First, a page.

September 2012 - August 2014

The Yaqui Valley Revisited: A case study on agricultural sustainability in Mexico

Researchers

Principal Investigator
Senior Fellow, Emeritus
  • Professor, Economics, Emeritus
  • Senior Fellow, Stanford Woods Institute
Chester Naramore Dean of the School of Earth, Energy and Environmental Sciences, Richard and Rhoda Goldman Professor of Environmental Studies, Senior Fellow at the Woods Institute for the Environment, FSE Affiliated Faculty
  • Professor, Earth Sciences
  • Senior Fellow, Stanford Woods Institute
Senior Fellow
  • William Wrigley Professor of Earth System Science
  • Senior Fellow, Stanford Woods Institute and Freeman Spogli Institute for International Studies
  • Professor, by courtesy, Economics
  • Senior Fellow and Founding Director, Center on Food Security and the Environment
  • Gloria and Richard Kushel Director of the Center on Food Security and the Environment
  • Professor, Earth System Science
  • William Wrigley Fellow at the Stanford Woods Institute for the Environment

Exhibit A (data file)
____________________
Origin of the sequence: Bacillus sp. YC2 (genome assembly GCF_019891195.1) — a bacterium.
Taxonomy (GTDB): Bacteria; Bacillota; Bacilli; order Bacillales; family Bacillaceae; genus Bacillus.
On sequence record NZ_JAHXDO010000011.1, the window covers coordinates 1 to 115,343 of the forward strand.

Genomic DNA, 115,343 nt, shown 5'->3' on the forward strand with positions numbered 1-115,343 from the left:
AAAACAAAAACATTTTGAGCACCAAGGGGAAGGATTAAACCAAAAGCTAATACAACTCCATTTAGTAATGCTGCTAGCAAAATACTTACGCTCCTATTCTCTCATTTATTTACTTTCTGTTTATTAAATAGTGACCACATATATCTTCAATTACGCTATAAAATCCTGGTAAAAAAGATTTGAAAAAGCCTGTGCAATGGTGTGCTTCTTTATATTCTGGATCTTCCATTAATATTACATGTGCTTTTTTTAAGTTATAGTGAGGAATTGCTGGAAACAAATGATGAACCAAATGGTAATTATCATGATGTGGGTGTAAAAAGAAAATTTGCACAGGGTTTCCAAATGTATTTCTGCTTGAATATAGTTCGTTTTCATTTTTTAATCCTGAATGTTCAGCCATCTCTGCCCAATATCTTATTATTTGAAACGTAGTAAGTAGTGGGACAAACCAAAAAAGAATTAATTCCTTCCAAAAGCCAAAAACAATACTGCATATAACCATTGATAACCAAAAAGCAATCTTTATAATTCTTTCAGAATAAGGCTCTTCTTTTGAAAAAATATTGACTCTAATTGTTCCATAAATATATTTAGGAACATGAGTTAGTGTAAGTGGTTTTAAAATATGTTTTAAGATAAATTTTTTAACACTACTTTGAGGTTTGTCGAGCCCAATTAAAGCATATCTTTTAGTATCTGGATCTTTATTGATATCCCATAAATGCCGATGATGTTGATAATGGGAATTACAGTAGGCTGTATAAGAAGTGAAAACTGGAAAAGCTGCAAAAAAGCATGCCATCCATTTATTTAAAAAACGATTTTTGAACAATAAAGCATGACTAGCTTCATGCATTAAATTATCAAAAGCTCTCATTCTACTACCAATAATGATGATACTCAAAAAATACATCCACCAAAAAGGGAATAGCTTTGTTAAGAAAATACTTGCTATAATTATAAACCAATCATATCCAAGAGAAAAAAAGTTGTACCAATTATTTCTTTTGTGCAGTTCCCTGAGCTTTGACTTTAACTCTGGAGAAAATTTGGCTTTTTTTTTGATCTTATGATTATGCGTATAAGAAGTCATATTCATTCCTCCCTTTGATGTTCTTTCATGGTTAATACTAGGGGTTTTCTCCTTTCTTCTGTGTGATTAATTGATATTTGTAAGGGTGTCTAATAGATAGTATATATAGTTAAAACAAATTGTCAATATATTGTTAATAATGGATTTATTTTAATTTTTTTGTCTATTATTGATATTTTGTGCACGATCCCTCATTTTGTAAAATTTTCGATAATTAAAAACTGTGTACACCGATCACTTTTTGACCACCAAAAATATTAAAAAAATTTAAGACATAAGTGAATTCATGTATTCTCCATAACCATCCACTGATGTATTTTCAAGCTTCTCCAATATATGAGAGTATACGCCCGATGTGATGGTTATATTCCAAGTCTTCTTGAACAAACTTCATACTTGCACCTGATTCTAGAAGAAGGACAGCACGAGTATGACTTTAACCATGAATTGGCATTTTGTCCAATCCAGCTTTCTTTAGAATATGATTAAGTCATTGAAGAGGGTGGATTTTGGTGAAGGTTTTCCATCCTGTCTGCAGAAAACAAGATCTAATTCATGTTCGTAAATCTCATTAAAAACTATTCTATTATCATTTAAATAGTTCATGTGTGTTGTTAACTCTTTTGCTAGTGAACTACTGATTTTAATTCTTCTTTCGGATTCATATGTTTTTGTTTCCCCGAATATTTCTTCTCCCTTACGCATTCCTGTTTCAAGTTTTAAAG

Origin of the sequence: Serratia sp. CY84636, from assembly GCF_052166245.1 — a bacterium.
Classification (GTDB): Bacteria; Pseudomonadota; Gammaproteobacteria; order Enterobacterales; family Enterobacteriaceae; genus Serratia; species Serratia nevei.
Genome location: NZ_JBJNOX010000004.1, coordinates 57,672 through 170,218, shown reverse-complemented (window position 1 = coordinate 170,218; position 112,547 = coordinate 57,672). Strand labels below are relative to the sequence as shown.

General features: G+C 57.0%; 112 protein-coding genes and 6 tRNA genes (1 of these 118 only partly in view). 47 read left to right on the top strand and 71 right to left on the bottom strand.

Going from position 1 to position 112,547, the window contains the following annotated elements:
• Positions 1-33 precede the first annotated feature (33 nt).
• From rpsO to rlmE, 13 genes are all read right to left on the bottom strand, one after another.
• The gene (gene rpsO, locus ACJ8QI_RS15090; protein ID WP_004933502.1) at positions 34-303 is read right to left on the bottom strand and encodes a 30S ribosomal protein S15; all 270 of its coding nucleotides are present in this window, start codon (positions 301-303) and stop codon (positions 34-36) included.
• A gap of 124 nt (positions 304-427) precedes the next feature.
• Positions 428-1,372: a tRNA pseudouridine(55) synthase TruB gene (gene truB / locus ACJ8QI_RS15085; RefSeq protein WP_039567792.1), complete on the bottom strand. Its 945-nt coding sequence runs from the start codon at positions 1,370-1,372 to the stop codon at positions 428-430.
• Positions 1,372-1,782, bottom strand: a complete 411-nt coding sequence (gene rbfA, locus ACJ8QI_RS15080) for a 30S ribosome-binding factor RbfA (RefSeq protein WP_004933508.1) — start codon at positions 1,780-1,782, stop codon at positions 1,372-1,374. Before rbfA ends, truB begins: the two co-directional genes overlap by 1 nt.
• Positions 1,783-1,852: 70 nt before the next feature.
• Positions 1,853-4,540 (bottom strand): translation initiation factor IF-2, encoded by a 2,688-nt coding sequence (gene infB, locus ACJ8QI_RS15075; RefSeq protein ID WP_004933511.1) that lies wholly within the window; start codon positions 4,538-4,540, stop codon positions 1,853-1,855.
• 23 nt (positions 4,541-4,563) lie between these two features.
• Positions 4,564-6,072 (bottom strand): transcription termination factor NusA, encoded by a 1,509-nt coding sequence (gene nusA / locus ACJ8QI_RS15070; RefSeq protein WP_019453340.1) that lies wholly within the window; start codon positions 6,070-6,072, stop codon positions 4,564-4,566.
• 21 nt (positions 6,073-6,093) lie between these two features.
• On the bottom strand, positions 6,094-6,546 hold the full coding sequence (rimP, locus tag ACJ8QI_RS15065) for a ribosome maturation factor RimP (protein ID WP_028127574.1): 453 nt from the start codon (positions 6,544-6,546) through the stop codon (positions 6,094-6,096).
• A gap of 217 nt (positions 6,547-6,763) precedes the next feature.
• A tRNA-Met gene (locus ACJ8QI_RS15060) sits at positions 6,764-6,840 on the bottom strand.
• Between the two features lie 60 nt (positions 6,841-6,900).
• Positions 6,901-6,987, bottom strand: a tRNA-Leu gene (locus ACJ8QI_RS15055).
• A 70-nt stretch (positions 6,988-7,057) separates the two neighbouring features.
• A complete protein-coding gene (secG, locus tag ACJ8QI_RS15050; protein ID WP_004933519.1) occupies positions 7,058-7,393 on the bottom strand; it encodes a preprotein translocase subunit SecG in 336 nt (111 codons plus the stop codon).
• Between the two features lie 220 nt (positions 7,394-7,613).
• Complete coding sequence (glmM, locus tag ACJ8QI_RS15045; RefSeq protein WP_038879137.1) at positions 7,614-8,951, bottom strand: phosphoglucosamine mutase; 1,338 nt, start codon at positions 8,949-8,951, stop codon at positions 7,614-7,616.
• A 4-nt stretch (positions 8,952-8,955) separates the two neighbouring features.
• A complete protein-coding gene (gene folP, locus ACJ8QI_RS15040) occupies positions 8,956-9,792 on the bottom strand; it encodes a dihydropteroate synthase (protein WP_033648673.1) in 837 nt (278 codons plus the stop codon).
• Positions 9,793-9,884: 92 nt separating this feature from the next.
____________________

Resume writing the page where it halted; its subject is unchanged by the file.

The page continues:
• Senior Fellow at the Freeman Spogli Institute for International Studies
Visiting Scholar

The Yaqui Valley is the birthplace of the Green Revolution and one of the most intensive agricultural regions of the world, using irrigation, fertilizers, and other technologies to produce some of the highest yields of wheat anywhere. It also faces resource limitations, threats to human health, and rapidly changing economic conditions. In short, the Yaqui Valley represents the challenge of modern agriculture: how to maintain livelihoods and increase food production while protecting the environment.

The purpose of this project is to examine what has happened in the Yaqui Valley since the Stanford Project left the Valley in 2007. Emphasis will be on fertilizer use; water allocations; institutional changes in water, credit, and ejido villages; and agricultural prices and subsidies. More generally the emphasis will be on sustainability in the Valley, and on whether various measures of sustainability have improved or worsened.

Former project website

Publications